A Crane’s Overview
The Crane is a large, long-legged and long-necked bird occurring in 15 species in all continents of the world except South-America and Antarctica. It’s a huge, graceful and mainly grey bird with a drooping and curved tail feathers. Cranes also fly with their neck outstretched, not pulled back, which in fact add elegance to their move when flying. Male and female birds are identical in appearance, but males are slightly larger. Cranes are well-known with their spectacular mating dances that made them highly symbolic birds in many cultures with records dating back to ancient times.
Unfortunately, most crane species are at least classified as threatened, if not critically endangered, within their range due to general loss of breeding habitats (wetlands). Fortunately, great efforts are being done recently to increase numbers of these magnificent birds.
Cranes’ Characteristics & Reproduction
Cranes are opportunistic feeders that change their diet according to the season and their own nutrient requirements. They eat a range of items from suitably sized small rodents, fish, amphibians, and insects, to grain, berries, and other plants. Some species and populations of Cranes migrate over long distances; while others don’t migrate at all. Cranes are solitary during the breeding season, occurring in pairs, but during the non-breeding season they are gregarious, forming large flocks where their numbers are sufficient.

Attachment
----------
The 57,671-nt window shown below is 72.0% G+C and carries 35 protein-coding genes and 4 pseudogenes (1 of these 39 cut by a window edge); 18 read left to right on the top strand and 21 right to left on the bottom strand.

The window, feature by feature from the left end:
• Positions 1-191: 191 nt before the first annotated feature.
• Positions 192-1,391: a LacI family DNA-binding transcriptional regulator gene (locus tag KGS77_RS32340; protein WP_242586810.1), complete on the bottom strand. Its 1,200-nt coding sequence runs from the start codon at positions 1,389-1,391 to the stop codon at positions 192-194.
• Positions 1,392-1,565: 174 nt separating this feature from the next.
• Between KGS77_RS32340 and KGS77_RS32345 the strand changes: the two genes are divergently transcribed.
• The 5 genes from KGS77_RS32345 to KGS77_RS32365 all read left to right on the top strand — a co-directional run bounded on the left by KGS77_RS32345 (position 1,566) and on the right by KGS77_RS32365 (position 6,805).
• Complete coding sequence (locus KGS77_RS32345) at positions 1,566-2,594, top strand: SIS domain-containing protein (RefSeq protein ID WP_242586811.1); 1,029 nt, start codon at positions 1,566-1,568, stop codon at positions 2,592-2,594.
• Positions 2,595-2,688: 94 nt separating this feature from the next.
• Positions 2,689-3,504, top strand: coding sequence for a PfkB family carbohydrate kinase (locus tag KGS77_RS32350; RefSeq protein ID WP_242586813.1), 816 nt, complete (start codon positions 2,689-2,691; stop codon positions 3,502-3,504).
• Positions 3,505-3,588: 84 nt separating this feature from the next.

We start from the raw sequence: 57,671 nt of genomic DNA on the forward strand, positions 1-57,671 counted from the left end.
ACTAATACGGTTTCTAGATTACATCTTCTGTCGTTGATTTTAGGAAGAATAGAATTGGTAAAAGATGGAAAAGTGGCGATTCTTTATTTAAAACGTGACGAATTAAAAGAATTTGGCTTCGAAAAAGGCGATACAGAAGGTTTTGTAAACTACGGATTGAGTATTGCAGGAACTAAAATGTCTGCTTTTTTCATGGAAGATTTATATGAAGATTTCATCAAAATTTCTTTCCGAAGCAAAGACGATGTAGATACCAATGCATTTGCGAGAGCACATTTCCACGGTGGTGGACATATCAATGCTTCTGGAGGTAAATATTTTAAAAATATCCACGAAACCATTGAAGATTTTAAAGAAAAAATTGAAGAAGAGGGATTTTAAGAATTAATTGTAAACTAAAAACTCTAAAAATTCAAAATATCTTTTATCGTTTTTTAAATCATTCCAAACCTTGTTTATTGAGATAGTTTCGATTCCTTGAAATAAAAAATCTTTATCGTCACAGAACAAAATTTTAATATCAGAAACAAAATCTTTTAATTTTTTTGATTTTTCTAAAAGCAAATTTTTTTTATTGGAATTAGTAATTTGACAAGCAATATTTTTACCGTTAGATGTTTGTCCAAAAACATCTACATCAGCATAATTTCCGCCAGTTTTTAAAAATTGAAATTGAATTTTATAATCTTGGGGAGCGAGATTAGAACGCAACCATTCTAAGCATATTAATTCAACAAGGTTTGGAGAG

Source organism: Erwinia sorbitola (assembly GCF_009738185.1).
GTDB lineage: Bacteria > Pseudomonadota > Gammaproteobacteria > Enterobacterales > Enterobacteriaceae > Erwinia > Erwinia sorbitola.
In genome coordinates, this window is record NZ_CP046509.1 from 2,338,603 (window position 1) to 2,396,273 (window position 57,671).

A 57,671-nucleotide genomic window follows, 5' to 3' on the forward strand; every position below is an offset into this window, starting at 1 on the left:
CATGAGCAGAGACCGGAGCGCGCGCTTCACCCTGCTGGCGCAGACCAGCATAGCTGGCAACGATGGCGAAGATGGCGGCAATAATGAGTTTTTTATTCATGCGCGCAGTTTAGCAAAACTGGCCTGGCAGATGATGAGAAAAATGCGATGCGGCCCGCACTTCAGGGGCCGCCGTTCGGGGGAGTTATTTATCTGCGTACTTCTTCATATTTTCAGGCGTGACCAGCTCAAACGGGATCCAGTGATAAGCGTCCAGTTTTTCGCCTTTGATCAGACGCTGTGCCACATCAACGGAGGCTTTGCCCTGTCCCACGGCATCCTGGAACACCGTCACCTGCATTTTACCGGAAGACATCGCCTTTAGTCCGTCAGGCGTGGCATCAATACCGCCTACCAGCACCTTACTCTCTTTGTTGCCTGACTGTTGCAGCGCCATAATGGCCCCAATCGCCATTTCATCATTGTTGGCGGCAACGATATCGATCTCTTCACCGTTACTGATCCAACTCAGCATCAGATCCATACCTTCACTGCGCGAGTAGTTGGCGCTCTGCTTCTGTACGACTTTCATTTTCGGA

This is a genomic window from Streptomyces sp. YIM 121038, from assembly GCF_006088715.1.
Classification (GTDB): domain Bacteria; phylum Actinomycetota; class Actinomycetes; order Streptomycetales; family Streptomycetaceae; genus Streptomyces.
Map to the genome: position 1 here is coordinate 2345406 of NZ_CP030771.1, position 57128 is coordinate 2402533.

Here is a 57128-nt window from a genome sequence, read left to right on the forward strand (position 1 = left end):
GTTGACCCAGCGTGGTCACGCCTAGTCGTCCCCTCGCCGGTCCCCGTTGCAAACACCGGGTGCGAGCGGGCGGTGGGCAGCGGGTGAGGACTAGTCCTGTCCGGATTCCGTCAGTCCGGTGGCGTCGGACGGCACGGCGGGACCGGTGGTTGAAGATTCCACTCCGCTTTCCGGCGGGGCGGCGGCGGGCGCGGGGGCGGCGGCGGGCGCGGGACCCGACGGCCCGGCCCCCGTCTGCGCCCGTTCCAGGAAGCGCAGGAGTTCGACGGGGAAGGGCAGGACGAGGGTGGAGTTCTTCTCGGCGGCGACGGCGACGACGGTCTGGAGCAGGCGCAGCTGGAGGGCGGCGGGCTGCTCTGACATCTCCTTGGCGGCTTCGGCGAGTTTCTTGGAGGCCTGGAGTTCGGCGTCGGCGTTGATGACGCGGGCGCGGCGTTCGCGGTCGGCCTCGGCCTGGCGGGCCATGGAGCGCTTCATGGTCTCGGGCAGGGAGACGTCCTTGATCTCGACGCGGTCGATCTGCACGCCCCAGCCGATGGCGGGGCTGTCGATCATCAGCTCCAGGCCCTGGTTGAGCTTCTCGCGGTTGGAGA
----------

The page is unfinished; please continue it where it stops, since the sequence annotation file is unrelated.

Cranes are perennially monogamous breeders, establishing long-term pair bonds that may last the lifetime of the birds. They construct platform nests in shallow water, and typically lay two eggs at a time. Both parents help to rear the young, which remain with them usually till the next breeding season.
In the recent years, a non-profit organization was dedicated to the study and conservation of the 15 species of cranes known as The ‘International Crane Foundation’ (ICF). This definitely will ensure that cranes will receive the appropriate help to be protected from different types of threats.